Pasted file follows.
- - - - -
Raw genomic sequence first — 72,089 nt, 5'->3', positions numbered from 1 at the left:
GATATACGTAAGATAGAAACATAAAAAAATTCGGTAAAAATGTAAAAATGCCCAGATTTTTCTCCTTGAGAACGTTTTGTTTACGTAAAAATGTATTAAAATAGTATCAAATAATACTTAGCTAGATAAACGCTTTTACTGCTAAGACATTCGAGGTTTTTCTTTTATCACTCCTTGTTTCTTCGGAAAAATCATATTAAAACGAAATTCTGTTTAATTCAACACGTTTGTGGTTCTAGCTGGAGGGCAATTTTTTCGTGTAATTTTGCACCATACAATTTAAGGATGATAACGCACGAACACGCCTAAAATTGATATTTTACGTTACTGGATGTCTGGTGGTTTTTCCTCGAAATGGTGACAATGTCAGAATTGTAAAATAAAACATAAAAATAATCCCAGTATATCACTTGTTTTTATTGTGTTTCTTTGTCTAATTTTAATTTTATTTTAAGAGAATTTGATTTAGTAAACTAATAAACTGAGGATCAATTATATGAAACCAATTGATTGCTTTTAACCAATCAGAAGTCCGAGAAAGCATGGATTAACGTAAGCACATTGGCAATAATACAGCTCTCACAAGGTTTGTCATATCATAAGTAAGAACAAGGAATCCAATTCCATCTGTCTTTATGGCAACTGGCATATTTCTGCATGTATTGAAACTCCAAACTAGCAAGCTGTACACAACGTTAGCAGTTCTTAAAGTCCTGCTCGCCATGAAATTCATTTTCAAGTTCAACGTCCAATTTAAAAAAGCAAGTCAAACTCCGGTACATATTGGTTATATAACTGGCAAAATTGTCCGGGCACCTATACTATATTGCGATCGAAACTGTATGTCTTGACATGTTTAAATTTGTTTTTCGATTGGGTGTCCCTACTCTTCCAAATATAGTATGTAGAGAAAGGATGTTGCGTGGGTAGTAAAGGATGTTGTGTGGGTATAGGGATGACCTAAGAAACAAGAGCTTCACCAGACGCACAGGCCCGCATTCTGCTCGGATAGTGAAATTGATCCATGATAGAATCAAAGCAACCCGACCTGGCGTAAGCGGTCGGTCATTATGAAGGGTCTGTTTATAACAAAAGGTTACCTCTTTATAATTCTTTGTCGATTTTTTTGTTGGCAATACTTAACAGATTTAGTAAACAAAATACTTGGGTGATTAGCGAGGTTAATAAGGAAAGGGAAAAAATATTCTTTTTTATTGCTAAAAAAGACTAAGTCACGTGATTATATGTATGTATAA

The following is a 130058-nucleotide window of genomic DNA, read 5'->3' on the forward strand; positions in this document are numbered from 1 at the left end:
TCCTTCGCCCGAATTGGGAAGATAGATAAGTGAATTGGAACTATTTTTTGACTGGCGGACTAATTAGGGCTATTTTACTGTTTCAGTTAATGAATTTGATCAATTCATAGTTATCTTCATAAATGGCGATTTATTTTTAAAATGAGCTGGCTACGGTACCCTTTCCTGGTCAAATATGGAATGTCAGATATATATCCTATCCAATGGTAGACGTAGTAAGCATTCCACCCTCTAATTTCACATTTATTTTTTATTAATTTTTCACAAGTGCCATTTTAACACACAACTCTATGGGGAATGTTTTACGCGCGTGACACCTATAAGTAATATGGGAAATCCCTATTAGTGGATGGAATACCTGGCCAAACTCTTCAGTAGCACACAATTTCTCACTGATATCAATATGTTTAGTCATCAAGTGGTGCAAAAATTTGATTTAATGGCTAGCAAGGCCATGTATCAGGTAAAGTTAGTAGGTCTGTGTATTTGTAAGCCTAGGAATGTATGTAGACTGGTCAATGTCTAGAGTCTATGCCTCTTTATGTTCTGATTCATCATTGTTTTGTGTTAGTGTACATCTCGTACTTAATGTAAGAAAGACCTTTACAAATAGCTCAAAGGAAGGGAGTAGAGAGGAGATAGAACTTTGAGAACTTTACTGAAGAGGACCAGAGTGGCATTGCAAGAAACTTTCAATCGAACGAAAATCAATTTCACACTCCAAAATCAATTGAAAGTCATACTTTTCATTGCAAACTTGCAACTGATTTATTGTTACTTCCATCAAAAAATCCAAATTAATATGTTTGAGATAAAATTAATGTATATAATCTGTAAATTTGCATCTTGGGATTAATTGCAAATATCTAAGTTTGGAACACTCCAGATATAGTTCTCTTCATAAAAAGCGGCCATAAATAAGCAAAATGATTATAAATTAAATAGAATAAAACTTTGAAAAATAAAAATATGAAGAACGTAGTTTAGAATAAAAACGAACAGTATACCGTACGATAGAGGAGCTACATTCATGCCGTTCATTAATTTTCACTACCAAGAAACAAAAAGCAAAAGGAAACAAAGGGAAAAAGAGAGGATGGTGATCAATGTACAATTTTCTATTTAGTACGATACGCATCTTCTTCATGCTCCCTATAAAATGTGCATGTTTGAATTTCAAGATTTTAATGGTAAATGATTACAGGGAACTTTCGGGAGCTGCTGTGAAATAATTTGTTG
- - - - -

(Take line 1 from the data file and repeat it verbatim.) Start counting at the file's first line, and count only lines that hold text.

Raw genomic sequence first — 72,089 nt, 5'->3', positions numbered from 1 at the left: